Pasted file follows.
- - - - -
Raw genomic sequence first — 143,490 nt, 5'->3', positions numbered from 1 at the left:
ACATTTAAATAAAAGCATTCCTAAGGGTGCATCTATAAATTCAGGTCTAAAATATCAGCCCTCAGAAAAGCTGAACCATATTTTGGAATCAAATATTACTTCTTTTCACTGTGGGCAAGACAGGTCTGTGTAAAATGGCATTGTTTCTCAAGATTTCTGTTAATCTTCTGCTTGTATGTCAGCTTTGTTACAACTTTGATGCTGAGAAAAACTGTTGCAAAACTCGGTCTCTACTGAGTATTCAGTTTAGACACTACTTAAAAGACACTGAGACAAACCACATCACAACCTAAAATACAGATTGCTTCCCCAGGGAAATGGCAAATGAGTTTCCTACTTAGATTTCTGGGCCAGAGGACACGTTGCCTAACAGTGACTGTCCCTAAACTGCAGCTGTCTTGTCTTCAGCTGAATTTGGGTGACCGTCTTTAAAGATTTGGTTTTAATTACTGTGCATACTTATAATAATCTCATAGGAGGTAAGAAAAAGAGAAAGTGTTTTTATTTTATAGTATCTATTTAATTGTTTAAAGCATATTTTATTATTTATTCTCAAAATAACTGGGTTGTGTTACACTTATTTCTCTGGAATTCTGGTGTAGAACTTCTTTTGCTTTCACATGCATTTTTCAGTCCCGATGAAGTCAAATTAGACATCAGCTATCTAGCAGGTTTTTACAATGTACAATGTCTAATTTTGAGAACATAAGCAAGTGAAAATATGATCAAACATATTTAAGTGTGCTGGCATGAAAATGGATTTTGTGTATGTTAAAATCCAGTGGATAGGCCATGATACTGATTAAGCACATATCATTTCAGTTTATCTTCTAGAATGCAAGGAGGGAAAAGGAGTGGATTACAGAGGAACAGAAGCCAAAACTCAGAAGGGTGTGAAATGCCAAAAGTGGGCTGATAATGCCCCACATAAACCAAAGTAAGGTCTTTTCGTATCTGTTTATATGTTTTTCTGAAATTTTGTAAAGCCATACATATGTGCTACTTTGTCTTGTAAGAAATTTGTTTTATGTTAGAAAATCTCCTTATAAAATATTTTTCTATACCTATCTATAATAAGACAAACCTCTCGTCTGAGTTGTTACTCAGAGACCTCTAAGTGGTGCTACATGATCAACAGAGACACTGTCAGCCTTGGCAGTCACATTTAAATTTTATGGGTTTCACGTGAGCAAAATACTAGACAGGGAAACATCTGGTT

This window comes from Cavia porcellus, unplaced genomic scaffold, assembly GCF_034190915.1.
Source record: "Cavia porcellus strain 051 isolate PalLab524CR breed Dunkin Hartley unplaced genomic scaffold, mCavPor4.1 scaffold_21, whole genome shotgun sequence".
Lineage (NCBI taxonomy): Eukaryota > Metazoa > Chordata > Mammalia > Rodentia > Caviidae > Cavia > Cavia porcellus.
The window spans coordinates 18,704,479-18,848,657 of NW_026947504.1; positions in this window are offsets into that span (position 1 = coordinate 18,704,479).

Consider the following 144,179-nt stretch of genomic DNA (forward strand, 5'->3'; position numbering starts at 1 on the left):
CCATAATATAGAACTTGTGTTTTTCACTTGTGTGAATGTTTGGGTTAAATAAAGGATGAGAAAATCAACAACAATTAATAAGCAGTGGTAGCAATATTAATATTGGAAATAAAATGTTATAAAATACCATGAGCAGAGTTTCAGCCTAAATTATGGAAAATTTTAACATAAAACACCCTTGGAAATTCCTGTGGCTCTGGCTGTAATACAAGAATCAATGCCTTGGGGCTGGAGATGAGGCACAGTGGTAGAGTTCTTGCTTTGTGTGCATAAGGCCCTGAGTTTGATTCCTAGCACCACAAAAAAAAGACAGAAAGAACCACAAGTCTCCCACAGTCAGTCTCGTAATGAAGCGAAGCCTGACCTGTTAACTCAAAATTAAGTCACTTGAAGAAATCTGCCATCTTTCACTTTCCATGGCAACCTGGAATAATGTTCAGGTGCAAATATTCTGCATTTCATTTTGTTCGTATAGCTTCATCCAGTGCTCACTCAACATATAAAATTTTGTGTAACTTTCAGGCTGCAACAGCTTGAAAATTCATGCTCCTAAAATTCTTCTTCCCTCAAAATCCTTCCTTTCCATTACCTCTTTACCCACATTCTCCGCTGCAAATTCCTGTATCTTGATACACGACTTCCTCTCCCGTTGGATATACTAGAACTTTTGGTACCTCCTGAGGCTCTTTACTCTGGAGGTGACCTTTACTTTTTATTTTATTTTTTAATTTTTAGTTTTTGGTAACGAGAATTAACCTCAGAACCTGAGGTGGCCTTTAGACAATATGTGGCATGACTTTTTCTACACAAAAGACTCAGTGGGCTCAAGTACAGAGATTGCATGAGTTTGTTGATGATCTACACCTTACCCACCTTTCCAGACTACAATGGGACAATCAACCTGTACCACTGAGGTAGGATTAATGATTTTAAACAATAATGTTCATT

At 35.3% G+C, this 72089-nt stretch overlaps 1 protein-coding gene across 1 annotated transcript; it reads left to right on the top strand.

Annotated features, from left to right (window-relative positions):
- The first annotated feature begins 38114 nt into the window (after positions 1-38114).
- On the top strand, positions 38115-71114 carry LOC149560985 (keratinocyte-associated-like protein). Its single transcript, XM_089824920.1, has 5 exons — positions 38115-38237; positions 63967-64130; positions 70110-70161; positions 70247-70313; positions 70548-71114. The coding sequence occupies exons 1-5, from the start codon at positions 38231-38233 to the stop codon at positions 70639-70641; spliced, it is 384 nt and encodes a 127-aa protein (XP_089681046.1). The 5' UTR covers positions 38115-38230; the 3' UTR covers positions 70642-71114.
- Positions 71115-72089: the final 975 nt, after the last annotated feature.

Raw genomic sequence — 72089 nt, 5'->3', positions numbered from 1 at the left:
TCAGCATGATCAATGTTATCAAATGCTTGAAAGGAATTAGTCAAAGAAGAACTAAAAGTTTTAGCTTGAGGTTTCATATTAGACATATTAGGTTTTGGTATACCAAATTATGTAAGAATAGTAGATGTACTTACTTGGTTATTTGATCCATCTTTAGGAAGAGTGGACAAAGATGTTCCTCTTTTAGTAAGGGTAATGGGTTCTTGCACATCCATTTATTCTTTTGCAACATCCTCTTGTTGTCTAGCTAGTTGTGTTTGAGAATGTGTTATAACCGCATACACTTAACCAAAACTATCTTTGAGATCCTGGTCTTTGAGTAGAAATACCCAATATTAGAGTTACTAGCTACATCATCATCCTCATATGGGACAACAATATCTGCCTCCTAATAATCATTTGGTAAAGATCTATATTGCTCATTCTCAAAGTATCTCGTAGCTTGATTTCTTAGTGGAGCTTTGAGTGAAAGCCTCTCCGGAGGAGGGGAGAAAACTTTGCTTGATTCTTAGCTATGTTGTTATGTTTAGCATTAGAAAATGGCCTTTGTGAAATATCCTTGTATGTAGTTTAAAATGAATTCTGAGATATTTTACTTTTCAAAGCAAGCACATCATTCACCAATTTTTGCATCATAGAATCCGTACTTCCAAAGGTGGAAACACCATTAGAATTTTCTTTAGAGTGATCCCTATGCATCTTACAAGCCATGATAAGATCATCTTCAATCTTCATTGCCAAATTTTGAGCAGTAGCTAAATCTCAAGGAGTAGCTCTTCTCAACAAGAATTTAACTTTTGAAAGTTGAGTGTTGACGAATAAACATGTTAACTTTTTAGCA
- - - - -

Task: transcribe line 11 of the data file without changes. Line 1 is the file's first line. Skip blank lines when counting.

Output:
- The first annotated feature begins 38114 nt into the window (after positions 1-38114).